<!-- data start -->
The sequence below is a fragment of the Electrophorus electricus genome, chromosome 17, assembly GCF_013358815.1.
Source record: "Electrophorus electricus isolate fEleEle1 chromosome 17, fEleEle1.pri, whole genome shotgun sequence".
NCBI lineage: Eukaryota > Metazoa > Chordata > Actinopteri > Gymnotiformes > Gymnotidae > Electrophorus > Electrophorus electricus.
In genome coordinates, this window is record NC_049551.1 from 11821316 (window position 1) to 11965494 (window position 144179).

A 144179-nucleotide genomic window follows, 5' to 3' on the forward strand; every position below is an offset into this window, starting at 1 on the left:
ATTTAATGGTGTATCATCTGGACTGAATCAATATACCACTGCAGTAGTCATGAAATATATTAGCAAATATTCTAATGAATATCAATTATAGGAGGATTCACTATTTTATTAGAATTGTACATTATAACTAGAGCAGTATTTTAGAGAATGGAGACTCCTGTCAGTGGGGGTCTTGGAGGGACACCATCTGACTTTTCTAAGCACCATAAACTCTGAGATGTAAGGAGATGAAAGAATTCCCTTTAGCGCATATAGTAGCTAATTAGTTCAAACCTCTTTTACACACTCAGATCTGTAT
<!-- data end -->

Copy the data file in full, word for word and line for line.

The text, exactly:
The sequence below is a fragment of the Electrophorus electricus genome, chromosome 17, assembly GCF_013358815.1.
Source record: "Electrophorus electricus isolate fEleEle1 chromosome 17, fEleEle1.pri, whole genome shotgun sequence".
NCBI lineage: Eukaryota > Metazoa > Chordata > Actinopteri > Gymnotiformes > Gymnotidae > Electrophorus > Electrophorus electricus.
In genome coordinates, this window is record NC_049551.1 from 11821316 (window position 1) to 11965494 (window position 144179).

A 144179-nucleotide genomic window follows, 5' to 3' on the forward strand; every position below is an offset into this window, starting at 1 on the left:
ATTTAATGGTGTATCATCTGGACTGAATCAATATACCACTGCAGTAGTCATGAAATATATTAGCAAATATTCTAATGAATATCAATTATAGGAGGATTCACTATTTTATTAGAATTGTACATTATAACTAGAGCAGTATTTTAGAGAATGGAGACTCCTGTCAGTGGGGGTCTTGGAGGGACACCATCTGACTTTTCTAAGCACCATAAACTCTGAGATGTAAGGAGATGAAAGAATTCCCTTTAGCGCATATAGTAGCTAATTAGTTCAAACCTCTTTTACACACTCAGATCTGTAT